Another option is a big RV rally, like the FMCA rally coming up in Pamona in Feb. There will be probably 1000 or more coaches there to view and buy. At the Regional FMCA in Indio a couple of weeks ago I was surprised at all the used coaches on display by dealers. If you are interested in buying from a dealer, you can use this as a screening and they will let you know what else they have. (They are not shy!)

Being from Seattle, I know there is little to choose from there, esp. this time of year. Head South and you will be amazing what you have to choose from. Given the ecomony and fuel prices, their are great deals to be had/made.

Good luck in your search for the "perfect" motorhome.
Joe in Seattle; winter: Motorcoach CC, Indio, CA
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Old 01-24-2008, 03:58 PM   #7
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A very good point is made by Steady Eddie with respect to off-gassing of construction materials.For example,the second last MH that we owned,needed IMHO, a few modifications in my laneway after we arrived home with it.After two hours with heat on and the rig closed up,I developed a raw throat which was repeated over the next few days any time I spent any significant length of time in the MH.The prevaling material of construction was CHIPBOARD and this was probably the single contributing factor most reponsible for the throat irritation.Be aware that this sort of toxicity can be manifest in other organs with very bad outcomes.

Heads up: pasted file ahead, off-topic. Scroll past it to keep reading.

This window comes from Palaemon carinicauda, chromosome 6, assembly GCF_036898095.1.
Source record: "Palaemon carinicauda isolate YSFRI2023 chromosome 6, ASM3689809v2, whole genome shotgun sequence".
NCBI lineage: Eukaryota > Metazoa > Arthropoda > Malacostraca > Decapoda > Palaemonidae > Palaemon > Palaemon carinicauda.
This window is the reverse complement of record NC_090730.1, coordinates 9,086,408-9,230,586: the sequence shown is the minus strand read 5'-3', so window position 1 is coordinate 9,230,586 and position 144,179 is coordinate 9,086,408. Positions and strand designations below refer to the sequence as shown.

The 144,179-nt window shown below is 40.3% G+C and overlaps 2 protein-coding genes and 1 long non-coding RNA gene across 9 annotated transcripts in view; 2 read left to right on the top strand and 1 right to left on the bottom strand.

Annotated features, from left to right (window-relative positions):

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Old 01-24-2008, 05:28 PM   #8
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Interesting about the materials thing. I didn't think of that. We researched as many as we could online since the local dealers were out of our price range. We found some in Texas which is where we finally bought ours. The Recycler online is a good source.

I had a few issues to deal with on our maiden voyage back home but some were due to the coach sitting unused on the lot while others were due to neglect, age and manufacturing. None have been unsurmountable though and we like it very much.

Look Here

Look at my post (#3) and see what I have been up to.

Take your time (unlike us who tend to jump into the water head first with the sharks circling... )